Makeup helps express narrative elements, and a makeup artist decides how best to convey this information.
A historical period's cosmetic oddities, or its lack of them, have to be plausibly recreated for a modern audience. The presentation can be faux-historical, as in Satyricon (Fellini Satyricon, 1969), which though set in ancient Rome, was conceived, on the director Federico Fellini's insistence, as dreamlike by the consummate costume designer, Piero Tosi (who did not create costumes for the film, only the makeup). Lois Burwell's and Peter Frampton's makeup for Braveheart (1995), set in about thirteenth-century Scotland, was accurate though it looked fantastical. Fantasy makeup, such as Benoît Lestang's for La Cité des enfants perdus (City of Lost Children, 1995) or John Caglione Jr.'s for Dick Tracy (1990), sets the mood for the film. Oppositely, Toni G's makeup for Charlize Theron as a hardened prostitute in Monster (2003) was a feat of realist metamorphosis that made her look like Aileen Wuornos, the convicted killer on whom the film was based.
Cinema makeup has been an unusual but very effective arena for issues around public prejudice, regarding women's social and sexual status. In the early twentieth century, women benefited from the new caché of stunningly made-up stars on screen. Though creams, powders, and rouges were widely used and advertised (endorsed by theatrical idols such as Gaby Deslys, Sarah Bernhardt, and Lillian Russell), overt makeup had been questioned as déclasse or degenerate by fashion mavens since the turn of the twentieth century. Film makeup revolutionized the social acceptance of cosmetics as early as 1915, making them increasingly respectable for women to wear, and in every decade since, trends in makeup have thoroughly altered society's aesthetic concept.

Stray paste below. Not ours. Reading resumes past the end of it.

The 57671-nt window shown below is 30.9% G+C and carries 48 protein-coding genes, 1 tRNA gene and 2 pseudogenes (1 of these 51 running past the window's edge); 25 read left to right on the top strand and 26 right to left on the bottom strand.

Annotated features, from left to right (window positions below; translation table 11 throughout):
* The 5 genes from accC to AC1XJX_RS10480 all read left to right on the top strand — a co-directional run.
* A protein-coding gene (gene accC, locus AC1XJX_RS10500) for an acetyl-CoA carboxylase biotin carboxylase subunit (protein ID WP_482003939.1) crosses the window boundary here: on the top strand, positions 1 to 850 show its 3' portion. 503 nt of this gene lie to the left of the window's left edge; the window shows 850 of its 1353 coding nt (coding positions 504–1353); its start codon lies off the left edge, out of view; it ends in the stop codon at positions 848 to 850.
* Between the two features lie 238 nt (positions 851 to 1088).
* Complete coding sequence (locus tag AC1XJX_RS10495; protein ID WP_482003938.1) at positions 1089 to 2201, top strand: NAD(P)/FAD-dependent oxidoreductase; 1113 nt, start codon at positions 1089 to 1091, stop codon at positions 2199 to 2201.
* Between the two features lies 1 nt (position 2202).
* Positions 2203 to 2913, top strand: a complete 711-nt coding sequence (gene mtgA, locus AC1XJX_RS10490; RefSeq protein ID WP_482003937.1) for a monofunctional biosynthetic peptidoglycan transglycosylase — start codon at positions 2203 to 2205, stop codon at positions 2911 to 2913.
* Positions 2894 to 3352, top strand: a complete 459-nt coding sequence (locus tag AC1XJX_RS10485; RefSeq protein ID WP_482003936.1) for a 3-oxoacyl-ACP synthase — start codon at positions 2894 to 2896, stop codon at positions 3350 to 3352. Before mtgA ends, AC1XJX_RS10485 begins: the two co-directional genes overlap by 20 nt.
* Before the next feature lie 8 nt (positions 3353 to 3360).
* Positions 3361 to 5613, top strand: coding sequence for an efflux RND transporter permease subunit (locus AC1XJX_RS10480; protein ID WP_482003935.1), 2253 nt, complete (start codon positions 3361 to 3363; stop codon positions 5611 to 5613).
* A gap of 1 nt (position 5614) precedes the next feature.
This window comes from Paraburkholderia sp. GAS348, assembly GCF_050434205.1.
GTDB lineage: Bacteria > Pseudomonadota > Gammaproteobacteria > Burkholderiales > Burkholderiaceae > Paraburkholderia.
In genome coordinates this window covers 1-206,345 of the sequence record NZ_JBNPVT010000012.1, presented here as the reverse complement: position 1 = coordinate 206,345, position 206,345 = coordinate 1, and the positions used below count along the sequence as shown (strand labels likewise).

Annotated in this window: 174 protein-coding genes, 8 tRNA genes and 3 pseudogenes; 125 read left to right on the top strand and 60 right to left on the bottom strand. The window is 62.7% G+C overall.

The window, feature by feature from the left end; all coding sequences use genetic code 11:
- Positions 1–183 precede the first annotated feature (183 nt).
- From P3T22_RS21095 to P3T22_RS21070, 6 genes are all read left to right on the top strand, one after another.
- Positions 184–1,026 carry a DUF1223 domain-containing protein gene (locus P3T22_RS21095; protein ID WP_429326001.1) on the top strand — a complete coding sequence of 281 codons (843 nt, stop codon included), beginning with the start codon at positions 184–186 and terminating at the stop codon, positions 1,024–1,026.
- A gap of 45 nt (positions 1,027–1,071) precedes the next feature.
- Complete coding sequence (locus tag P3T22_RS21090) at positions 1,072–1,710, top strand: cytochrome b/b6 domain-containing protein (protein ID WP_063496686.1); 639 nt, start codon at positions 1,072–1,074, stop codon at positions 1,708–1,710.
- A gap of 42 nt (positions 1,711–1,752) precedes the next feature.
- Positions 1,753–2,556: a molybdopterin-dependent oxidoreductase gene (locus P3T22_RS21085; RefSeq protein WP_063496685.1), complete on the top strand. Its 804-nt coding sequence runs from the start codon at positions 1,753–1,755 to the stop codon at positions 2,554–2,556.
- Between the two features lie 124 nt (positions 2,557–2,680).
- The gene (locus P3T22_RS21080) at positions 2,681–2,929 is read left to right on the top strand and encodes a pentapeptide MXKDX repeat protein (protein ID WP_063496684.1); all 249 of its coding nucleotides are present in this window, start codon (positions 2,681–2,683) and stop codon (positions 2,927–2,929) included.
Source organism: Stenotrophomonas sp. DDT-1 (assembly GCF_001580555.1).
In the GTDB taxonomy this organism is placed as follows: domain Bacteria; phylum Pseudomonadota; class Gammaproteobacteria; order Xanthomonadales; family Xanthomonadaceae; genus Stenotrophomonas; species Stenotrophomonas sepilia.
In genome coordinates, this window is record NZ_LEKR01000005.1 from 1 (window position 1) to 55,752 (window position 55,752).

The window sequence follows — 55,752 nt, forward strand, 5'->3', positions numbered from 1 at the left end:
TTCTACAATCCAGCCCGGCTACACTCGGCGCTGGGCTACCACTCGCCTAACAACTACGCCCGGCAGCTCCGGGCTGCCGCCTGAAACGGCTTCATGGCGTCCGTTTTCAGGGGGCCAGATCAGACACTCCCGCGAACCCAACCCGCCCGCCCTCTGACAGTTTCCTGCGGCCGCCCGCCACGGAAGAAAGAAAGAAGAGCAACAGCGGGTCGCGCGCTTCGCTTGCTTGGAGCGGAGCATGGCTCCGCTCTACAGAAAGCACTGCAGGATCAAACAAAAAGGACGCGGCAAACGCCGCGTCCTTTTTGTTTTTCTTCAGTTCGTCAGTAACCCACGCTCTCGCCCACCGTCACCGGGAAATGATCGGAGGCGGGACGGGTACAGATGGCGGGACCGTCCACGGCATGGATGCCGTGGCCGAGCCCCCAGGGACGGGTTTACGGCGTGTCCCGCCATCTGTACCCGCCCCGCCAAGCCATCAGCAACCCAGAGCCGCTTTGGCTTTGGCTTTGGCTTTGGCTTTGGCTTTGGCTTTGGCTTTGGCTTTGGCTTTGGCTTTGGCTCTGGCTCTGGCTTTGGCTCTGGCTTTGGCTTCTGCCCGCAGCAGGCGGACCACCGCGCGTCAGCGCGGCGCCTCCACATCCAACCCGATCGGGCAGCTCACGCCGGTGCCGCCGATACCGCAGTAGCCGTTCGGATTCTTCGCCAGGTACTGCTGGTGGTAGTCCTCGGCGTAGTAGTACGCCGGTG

The makeup artist has at times launched new looks. In the late 1920s the style established by Greta Garbo's arched eyebrows, deep eyes with black-lined eyelid indents, and full mouth banished the tight, down-sloping eyebrows and bee-stung lips of Mary Pickford and the Gish sisters that had been popular in the 1910s. In 1930 Marlene Dietrich's face, already beautiful, was adapted for the top lighting favored by her frequent director, Josef von Sternberg. Paramount's Dottie Ponedel, the first woman in the Makeup Artists guild, plucked Dietrich's eyebrows into single elevated lines, which became the signature look of the 1930s. Shading under her cheekbones accented them until they were hollow enough to appear so on their own. A white stroke under her eyes made them appear bigger. A silver one down her nose diminished its curve. Dietrich passed this trick on to the Westmores, who used it frequently and, when eye shadow was still greasepaint smudges, she showed Ern Westmore how to make it from match soot and baby oil and apply it in the gradual upward motions still used today. Ponedel went to MGM in 1940 to work exclusively for Judy Garland. Ern Westmore gave Bette Davis her signature "slash" mouth (where her top lip's indent was covered by lipstick), and Perc remade her face in over sixty films. "I owe my entire career to Perc Westmore,'' Davis once stated. Perc Westmore also cut Bette Davis's and Claudette Colbert's trendsetting bangs and Colleen Moore's classic Dutch boy bob, twisted Katharine Hepburn's hair into her ubiquitous top knot, and introduced the red-haired Ann Sheridan to a perfect match of orange lipstick. Sydney Guilaroff (1907-1997), head of hairstyling at MGM from 1935, originated the signature haircuts of Louise Brooks and Marilyn Monroe. Some changes were more drastic. Helen Hunt, Columbia's key hairstylist, painfully raised Rita Hayworth's hairline by electrolysis. A scene in A Star Is Born (1954) satirizes these beautifications when Judy Garland accidentally goes through the makeup department's process to suddenly emerge with new features.